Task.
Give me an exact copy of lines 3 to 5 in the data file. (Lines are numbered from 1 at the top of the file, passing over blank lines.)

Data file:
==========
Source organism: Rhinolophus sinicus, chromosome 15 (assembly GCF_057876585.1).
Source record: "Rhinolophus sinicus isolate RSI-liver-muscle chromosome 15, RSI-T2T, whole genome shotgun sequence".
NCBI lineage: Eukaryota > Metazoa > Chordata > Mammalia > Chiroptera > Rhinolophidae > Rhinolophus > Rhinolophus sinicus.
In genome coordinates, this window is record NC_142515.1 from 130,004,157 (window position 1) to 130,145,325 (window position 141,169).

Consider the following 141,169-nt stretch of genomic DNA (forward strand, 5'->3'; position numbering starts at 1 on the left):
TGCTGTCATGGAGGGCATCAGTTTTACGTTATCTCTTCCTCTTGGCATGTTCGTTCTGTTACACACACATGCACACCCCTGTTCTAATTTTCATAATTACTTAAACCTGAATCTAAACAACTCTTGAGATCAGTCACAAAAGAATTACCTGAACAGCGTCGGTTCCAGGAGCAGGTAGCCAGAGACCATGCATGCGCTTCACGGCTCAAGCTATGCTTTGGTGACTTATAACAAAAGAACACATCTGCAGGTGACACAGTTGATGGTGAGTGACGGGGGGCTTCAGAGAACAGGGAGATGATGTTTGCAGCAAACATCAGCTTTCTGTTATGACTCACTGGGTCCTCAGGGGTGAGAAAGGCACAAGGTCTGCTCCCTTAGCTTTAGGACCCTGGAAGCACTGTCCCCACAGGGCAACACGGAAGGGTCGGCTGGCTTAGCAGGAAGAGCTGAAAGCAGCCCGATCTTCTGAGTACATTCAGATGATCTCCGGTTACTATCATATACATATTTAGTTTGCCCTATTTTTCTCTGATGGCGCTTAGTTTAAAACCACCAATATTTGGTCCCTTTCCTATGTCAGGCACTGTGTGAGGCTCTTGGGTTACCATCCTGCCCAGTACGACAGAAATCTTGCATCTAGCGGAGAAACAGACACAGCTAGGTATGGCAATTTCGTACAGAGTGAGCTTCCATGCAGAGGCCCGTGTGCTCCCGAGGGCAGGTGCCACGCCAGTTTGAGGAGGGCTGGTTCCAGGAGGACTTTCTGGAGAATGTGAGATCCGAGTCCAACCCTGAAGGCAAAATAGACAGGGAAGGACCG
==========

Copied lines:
NCBI lineage: Eukaryota > Metazoa > Chordata > Mammalia > Chiroptera > Rhinolophidae > Rhinolophus > Rhinolophus sinicus.
In genome coordinates, this window is record NC_142515.1 from 130,004,157 (window position 1) to 130,145,325 (window position 141,169).

Consider the following 141,169-nt stretch of genomic DNA (forward strand, 5'->3'; position numbering starts at 1 on the left):